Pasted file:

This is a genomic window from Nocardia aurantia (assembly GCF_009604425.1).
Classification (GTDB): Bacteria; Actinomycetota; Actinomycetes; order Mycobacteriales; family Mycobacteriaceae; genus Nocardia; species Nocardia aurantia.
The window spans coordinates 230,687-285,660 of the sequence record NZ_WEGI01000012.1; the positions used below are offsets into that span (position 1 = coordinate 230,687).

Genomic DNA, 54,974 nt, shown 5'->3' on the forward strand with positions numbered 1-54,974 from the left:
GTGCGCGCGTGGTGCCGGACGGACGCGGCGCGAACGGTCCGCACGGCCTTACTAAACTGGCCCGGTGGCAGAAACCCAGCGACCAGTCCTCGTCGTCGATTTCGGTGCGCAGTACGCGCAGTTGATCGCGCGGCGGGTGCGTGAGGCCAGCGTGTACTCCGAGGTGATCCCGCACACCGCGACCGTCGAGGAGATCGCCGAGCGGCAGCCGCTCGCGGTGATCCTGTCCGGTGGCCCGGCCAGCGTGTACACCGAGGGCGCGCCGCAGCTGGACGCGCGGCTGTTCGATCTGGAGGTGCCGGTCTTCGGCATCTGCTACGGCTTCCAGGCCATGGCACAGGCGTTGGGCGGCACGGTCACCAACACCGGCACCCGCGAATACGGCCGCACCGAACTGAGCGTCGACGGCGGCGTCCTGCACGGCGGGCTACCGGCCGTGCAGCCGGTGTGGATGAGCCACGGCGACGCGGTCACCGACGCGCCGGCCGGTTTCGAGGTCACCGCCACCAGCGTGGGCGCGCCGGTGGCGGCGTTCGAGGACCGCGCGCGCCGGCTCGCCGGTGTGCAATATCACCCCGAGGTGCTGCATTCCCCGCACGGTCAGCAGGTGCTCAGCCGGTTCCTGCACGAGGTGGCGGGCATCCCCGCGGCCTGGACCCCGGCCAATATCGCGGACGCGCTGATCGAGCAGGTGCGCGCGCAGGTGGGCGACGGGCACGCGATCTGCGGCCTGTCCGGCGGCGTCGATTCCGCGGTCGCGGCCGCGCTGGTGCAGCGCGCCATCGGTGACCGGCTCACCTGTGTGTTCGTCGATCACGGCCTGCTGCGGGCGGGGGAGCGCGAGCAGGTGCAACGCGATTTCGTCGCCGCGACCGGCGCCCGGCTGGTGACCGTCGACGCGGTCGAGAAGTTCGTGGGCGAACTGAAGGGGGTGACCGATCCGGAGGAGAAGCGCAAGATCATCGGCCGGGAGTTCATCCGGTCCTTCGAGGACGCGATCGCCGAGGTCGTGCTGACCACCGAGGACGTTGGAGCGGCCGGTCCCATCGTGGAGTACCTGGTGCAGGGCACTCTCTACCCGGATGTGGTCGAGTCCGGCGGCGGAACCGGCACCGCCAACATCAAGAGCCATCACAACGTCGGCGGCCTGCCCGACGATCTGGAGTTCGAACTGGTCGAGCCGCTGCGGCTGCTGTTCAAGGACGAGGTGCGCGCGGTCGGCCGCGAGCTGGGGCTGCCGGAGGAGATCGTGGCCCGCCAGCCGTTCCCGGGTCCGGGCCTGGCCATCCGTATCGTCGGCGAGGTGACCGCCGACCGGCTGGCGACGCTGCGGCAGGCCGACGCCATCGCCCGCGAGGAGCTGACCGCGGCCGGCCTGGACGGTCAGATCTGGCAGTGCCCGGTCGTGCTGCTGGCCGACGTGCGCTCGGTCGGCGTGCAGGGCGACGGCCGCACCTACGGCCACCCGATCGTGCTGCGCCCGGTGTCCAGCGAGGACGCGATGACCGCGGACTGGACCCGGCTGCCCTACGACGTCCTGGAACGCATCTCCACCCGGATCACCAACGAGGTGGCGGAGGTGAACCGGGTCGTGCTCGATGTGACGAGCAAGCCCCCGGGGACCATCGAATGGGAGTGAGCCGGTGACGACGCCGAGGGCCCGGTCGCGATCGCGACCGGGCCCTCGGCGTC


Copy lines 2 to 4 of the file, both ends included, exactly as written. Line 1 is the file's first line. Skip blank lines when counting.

Classification (GTDB): Bacteria; Actinomycetota; Actinomycetes; order Mycobacteriales; family Mycobacteriaceae; genus Nocardia; species Nocardia aurantia.
The window spans coordinates 230,687-285,660 of the sequence record NZ_WEGI01000012.1; the positions used below are offsets into that span (position 1 = coordinate 230,687).

Genomic DNA, 54,974 nt, shown 5'->3' on the forward strand with positions numbered 1-54,974 from the left: